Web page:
The King, the Law, and the Magistrates

Krynen reminds us that the renaissance of legal science in the twelfth and thirteenth centuries turned the king into a princely lawmaker with the authority to promulgate new norms. Nevertheless, jurists were quick to produce an abundance of treatises on Roman and canon law pointing out that the law lives exclusively in the interpretations that are made of it. Although various passages of the Justinian Code reserved the power of interpretation to the emperor, commentators allowed for judicial interpretation for practical reasons: the prince might be unavailable or distant. In France, where it was easy to lay legal questions before the king, this issue quickly became a stumbling block. By the end of the fifteenth century, one heard repeated calls for strict application of the laws by the courts, including the sovereign courts, and the civil ordinance of 1667 established broad civil responsibility of judges. Krynen analyzes the subtleties of legal doctrine to show that, from the sixteenth century on, jurists favored a strict application of the law when its terms were unambiguous but granted sovereign court magistrates the power to interpret obscurities in the texts. For the law, of which magistrates regularly proclaimed themselves to be the slaves, was not simply human but above all divine.

The registration of royal ordinances compounded the misunderstanding between the king and the sovereign courts on the subject of royal absolutism. Comparing the Parlement to the Roman Senate, whose genealogy was minutely studied, high magistrates did not challenge the principle of a royal monopoly on the pronouncement of the law but did assert that royal edicts had to be verified, authorized, and approved before they could be considered “true law.” After 1500 especially, the courts were not content merely to advise the king about potential deficiencies in the law. With “iterative remonstrances” they maintained a “legislative dialogue” with the prince. Interrupted for sixty years after the Fronde parlementaire (at least for the Parlement of Paris) and, despite the restoration of the right of remonstrance (by the declaration of September 15, 1715), restrained until the middle of the eighteenth century, the political rebellion of the high magistracy became a fixture of the political scene from 1750 on. Krynen notes that the “blind ambition” to share monarchical power was related to the anxieties of the magistrates as a group faced with exclusion from the regime’s urban renewal projects and a decline in judicial fees. Above all, he stresses, along with R. Mousnier (Les institutions de la France sous la monarchie absolue, Paris, 1980, vol. 2, p. 509) and F. Di Donato (L’ideologia des “robins” nella Francia dei Lumi, Naples and Rome, 2003), the secular character of the claims put forward in this period. By presenting themselves as “essential guardians of the laws and constitution of the monarchy,” the parlementaires reiterated their claim to be “watchdogs of constitutionality” in a new form. To be sure, the claim to represent not only the king but the French nation marked a departure from the past. Nevertheless, High magistrates continued to think of the monarchy “as a state of law and justice, with the sovereign courts as pillars and pilots”. They thus rejected Enlightenment efforts to strengthen the central government provided that it submits to the guidance of philosophical reason (enlightened despotism).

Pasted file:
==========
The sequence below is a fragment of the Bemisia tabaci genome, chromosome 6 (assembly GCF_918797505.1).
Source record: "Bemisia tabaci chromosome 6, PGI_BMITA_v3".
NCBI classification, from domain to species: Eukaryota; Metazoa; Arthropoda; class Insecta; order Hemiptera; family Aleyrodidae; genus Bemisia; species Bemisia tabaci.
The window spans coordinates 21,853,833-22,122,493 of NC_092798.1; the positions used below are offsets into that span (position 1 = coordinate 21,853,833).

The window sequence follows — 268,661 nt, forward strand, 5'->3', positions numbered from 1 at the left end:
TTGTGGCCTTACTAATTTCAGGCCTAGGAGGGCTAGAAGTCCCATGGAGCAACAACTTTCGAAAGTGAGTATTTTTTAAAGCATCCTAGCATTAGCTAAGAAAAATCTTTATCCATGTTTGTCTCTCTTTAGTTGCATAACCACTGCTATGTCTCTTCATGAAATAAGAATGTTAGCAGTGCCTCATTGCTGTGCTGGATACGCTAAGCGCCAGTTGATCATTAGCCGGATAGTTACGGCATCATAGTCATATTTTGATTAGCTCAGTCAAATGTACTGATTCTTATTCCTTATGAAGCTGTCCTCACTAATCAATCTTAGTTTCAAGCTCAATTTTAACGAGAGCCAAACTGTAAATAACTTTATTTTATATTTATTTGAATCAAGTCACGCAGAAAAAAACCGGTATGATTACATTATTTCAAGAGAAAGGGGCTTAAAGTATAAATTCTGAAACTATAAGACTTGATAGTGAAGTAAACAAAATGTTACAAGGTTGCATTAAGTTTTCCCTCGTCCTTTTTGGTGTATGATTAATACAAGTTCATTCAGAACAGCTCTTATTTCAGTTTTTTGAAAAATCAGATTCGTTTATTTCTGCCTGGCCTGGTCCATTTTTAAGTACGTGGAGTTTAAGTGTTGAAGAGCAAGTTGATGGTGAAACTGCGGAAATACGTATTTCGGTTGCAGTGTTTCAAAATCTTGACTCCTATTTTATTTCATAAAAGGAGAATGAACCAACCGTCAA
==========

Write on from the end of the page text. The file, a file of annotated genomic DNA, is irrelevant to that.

Erudite yet remarkably accessible, Krynen’s book clearly demonstrates the role that the high magistracy played right up to the Revolution as the defender of an absolutism of checks and limits. He does not, however, trace the contours of the “old magistracy.” In several passages he touches on the elitism of the men of Parlement, as can be seen in their treatment of lawyers as subordinates. Mere auxiliaries of justices, lawyers were expected to make rapid and sober pleas. They laid the groundwork for the truth of judgment but remained on the fringes of political power, of which the sovereign courts claimed a share. The same point can be made about the judges of the lower courts, which were denied the fiction of being one with the king. Nevertheless, some lawyers (such as Jean le Coq, Dumoulin, and Le Paige) and some “lesser judges” (such as Jacques d’Ableiges) also nursed the “ideology of the old magistracy” for a time before rejecting it toward the end of the eighteenth century [1]. But for a few rare points (such as the possibility of a judgment in equity), the parliamentary theses do not seem to have been sharply distinguished from those of the robins generally, however. In the “ideology of the old magistracy” as depicted by Krynen, it is not always clear what was associated with high magistrates in particular and what was rather part of a shared culture of men of the law in the Old Regime.